24M develops recycling process for its SemiSolid battery platform

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24M Technologies, based in Cambridge, Mass., developed what it calls a low-cost, simple, modular approach to lithium-ion battery manufacturing. Designed around the use of standard lithium-ion supply chain materials, the company announced a direct material recycling method it calls Liforever.

“Better battery recycling is essential for a sustainable energy future, but the use of binders in conventional cell production has made direct recycling impractical,” said 24M CEO Naoki Ota.

Liforever works by keeping the active materials in their original form and does not create a black mass. This is in contrast to recycling methods used for lithium-ion cells that form black mass e-waste as a result of its use of toxic pyrometallurgical and hydrometallurgical recycling processes. This conventional method also damages the structure of the anode and cathode materials and so it is not usually used to recycle more expensive metals such as nickel, manganese and cobalt.

“Liforever solves these challenges by enabling the reuse of nearly every part of the battery cell without requiring the expensive, inefficient and environmentally challenging processes used in conventional cell recycling,” said Ota. “These cost savings are further optimized by our streamlined SemiSolid technology, which eliminates half of the steps used in conventional cell production.”

24M reports that its Liforever method enables recycling of all active materials from the anode (graphite) and cathode (NMC, LFP, NCA, etc.). After recovery, the active materials undergo a low-cost cleaning and, as needed, re-lithiation to reclaim their original capacity.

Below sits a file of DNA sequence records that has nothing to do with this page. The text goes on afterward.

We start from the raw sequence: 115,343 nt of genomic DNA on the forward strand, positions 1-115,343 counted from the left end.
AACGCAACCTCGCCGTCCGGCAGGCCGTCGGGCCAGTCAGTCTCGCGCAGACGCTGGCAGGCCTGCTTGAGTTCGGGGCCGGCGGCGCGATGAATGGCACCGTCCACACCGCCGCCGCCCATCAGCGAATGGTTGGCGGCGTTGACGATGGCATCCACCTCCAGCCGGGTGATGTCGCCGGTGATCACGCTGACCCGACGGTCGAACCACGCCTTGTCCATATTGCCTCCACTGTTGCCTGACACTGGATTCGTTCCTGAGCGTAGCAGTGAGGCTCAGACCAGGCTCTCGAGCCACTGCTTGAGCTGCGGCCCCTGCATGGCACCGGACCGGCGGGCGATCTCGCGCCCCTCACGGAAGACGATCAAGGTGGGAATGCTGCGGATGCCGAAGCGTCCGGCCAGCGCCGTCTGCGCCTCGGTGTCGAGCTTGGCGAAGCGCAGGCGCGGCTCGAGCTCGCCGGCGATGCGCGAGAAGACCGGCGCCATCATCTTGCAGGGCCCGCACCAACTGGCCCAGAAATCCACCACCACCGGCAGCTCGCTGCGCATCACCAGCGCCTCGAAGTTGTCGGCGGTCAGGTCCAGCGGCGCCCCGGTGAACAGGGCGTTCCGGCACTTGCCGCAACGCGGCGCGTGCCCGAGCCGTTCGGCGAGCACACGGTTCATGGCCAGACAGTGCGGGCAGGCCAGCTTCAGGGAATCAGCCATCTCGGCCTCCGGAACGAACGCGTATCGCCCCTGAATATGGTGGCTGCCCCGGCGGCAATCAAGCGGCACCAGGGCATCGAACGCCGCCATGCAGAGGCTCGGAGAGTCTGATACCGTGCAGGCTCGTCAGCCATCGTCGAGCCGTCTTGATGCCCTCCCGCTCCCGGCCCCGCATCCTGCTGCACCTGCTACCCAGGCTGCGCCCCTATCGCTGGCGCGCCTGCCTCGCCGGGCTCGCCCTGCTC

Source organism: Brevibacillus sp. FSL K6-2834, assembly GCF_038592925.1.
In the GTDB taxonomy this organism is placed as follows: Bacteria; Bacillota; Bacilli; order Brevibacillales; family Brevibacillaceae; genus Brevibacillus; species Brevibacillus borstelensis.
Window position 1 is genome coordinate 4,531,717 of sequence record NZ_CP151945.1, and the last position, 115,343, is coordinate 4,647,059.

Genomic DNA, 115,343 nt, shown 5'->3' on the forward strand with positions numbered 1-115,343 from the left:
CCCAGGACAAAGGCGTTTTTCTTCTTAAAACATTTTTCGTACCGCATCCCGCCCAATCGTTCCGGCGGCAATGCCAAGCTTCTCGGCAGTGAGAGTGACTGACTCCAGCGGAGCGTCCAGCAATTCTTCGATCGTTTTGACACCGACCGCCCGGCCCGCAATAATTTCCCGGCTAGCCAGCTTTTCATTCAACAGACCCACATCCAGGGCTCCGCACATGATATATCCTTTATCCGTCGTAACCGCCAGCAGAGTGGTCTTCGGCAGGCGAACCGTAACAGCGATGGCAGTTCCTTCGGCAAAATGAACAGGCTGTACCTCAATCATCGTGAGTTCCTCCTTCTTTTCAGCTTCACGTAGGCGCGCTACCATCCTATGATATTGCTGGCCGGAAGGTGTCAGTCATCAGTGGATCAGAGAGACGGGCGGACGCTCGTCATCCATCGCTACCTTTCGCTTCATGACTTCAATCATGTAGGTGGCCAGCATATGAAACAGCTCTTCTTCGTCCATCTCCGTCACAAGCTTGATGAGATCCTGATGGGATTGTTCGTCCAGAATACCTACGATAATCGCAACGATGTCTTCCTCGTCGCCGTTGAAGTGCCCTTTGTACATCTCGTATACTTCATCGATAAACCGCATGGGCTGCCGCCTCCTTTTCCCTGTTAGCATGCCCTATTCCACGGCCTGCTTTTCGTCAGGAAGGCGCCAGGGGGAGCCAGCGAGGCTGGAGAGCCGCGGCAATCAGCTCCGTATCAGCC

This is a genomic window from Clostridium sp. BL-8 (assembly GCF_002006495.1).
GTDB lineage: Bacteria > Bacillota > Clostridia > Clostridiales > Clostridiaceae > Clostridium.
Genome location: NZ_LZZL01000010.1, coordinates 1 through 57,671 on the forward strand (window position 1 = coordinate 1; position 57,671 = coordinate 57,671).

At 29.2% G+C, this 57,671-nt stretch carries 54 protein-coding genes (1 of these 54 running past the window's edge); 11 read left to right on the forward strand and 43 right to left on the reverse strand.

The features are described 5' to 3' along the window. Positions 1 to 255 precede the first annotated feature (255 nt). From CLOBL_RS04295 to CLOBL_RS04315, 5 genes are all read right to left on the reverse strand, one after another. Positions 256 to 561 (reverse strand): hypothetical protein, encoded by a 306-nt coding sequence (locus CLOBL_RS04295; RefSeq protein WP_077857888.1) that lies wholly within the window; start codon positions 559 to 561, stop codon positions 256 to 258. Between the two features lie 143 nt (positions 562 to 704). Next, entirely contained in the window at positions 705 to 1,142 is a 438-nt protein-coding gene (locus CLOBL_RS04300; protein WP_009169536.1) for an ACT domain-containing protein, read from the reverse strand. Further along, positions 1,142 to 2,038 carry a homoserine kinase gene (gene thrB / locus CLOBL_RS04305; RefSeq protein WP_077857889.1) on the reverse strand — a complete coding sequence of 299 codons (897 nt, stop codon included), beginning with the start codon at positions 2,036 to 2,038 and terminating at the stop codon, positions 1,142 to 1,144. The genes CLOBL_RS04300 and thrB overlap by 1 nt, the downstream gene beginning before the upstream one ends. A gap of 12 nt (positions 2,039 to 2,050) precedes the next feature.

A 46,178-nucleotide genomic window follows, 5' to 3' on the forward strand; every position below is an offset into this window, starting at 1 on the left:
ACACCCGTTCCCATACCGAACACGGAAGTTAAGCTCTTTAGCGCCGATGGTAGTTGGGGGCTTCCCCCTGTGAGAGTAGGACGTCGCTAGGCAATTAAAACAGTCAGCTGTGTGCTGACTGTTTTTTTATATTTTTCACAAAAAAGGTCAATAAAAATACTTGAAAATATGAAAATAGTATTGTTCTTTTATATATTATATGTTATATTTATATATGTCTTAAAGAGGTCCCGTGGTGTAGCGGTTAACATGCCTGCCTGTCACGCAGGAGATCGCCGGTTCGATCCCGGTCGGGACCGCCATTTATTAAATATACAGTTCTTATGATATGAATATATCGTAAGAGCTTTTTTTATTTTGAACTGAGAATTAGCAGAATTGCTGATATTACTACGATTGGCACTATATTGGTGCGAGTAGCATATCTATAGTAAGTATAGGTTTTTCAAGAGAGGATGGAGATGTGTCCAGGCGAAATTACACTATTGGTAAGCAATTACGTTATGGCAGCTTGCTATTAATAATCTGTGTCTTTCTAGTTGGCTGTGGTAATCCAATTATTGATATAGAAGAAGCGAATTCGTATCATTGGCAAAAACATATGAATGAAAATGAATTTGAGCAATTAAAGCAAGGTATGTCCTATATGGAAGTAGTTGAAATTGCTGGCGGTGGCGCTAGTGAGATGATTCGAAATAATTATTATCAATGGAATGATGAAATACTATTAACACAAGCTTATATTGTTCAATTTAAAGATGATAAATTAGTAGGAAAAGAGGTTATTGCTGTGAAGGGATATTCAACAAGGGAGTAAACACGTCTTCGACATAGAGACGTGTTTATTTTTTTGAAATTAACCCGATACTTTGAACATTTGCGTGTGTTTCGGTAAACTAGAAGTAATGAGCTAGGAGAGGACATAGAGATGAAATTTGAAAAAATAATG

The Liforever recycling methodology is designed to be compatible with recycling regulations, 24M reports. The fact that the process is chemistry agnostic means that it can support next-generation batteries of all chemistries, according to 24M.

24M Technologies was spun out of A123 Systems in 2010, and then acquired a renowned customer base, including license agreements with Volkswagen Group, Fujifilm Corporation, Kyrocera Corporation, Lucas TVS, Axxiva and FREYR. The last three companies announced plans to to build gigafactories based on 24M’s technology in India, China, Norway and the United States.

The company says it has simplified lithium-ion battery production with a new design that requires fewer materials and fewer steps to manufacture each cell. Its solution is a semi-solid flow battery in which the electrodes are mixed directly into the electrolyte, and as a result of its SemiSolid cell process and chemistry-agnostic platform, it can reduce manufacturing costs by up to 40%. The company says it also reduces the need for more than 80% of the inactive materials in traditional batteries, such as copper and aluminum.

In 2022 24M received a grant from the Department of Energy’s ARPA-E program to develop and scale a high-energy-density battery that uses a lithium metal anode and semi-solid cathode for use in electric aviation.

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